Bright Idea: Discover The New Bellhop Lamp by Flos

Bellhop has one of those eerily perfect creation stories. At the time, British duo Edward Barber and Jay Osgerby were in conversation with Flos about the possibility of creating a portable lamp for the restaurant at the London Design Museum. While casting his eyes about the studio, Barber noticed a treasured Japanese bowl that they’d brought back with them from one of their voyages East.

Barber & Osgerby


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“We simply dimmed the lights and shone a torch into the underside of the bowl. The reflected light that bounced from the porcelain was really beautiful. So we thought, why not recreate that?”

 

The luminaire they arrived at has a playful, snug shade, perfect for emitting the kind of flattering downward light you want when you’re sat face to face with someone sharing a meal. And while Barber & Osgerby had initially only envisioned it as a solution for restaurants, it’s gone on to become wildly popular for all kinds of other nomadic adventures.

“Once we’d designed it, we realised it was a nice object to have around the house. You can walk around with it, and it’s like a little friend that you take with you.”

 

Having basked long enough in its soft light, Barber & Osgerby decided in 2020 (as many foolish parents do) that it was time to try again. A couple of months later, the Bellhop Floor was born.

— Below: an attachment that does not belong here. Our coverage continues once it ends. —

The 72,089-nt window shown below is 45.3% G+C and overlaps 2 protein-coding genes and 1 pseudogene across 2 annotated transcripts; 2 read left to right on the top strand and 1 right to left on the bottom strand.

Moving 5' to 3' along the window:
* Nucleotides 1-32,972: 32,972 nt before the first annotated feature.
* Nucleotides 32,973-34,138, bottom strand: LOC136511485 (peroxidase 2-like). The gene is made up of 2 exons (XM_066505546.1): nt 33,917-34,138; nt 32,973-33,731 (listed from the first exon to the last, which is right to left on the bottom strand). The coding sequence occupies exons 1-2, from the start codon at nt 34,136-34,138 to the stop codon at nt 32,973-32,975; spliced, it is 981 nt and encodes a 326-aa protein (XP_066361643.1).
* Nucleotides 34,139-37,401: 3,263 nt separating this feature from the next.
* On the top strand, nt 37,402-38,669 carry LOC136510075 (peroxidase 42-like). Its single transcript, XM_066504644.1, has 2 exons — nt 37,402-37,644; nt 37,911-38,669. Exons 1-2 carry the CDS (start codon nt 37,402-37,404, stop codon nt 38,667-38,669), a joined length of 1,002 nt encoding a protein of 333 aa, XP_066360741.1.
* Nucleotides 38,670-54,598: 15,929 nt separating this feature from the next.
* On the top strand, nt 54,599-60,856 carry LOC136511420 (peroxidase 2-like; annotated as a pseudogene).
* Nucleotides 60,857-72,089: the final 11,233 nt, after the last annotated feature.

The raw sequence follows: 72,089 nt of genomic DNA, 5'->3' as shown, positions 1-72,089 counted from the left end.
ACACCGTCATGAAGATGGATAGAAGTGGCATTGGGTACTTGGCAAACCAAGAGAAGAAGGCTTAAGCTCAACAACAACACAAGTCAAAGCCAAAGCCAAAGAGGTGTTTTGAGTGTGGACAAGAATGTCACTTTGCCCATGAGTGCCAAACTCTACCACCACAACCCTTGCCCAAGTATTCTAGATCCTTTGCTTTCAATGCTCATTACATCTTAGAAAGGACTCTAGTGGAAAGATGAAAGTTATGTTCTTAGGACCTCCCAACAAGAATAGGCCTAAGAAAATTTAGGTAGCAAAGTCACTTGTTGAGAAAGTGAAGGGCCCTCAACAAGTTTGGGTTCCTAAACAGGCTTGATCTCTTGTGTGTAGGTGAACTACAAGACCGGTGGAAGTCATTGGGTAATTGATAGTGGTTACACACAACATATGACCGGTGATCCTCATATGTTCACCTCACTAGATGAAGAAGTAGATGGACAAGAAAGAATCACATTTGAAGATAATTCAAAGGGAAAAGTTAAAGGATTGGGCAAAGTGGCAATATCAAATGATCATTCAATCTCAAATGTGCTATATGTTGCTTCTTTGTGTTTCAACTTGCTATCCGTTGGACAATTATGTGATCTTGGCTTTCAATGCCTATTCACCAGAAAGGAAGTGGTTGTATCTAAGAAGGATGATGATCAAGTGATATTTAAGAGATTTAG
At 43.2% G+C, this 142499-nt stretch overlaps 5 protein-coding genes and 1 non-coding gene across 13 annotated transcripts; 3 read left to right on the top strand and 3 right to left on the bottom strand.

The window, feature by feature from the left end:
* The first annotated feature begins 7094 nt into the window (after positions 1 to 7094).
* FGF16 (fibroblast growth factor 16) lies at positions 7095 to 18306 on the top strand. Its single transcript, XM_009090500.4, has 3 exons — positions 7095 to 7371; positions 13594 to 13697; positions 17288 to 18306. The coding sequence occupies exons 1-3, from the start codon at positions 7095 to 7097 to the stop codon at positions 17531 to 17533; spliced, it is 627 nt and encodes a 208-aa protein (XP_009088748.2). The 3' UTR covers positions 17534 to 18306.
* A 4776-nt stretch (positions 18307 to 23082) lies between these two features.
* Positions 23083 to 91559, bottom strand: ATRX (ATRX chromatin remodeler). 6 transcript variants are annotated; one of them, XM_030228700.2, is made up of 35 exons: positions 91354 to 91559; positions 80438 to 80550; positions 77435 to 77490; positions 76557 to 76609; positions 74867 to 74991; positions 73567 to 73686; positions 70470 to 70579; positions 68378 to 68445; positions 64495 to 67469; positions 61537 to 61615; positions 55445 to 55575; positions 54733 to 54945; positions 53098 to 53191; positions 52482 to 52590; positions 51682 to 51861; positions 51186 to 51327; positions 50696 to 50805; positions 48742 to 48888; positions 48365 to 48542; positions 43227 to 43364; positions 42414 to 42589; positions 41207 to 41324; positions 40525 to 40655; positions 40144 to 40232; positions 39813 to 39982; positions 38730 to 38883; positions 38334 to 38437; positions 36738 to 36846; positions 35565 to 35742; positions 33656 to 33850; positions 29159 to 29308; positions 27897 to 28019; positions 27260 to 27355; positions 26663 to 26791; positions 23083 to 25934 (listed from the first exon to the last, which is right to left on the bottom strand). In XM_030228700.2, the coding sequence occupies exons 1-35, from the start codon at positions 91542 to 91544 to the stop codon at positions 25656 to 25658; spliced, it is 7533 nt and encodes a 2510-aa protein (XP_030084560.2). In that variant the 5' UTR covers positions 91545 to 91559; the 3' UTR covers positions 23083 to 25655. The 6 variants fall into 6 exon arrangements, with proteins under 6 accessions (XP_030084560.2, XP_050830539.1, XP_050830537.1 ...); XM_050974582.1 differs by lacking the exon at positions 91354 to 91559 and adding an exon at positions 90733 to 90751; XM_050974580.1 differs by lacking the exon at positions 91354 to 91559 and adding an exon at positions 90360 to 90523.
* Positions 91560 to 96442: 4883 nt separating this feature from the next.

Whereas the table lamp is charming and chunky, the Bellhop Floor Lamp has an elegant, sculptural feel.

 

“We suggested to Flos that we should make an uplighter as part of the Bellhop collection. So we flipped the top upside-down. We realised we needed a bit more character for such a large scale lamp. We did this by making the top in glass, which gives a really lovely glow.”

 

It’s not just the materials that lend personality to this new addition to the Bellhop Family. Each of the colourways is split into three distinct chromatic sections. There is the grounding concrete base. The glossy aluminium tube. And the ethereal glass bulb from which light seeps like a handful of cupped moonlight.

Taken together, it has an almost Bauhaus simplicity with each element stacking together to form a totem pole of light.

 

Much like the S64 for Thonet or the Cesca Stool for Knoll, it’s the kind of style we can imagine working in contemporary and period settings alike. And while it remains shackled to the wall for now, its clean and endearing silhouette means you’ll be tempted to snap one up for any nook of the home in need of an injection of personality and light.

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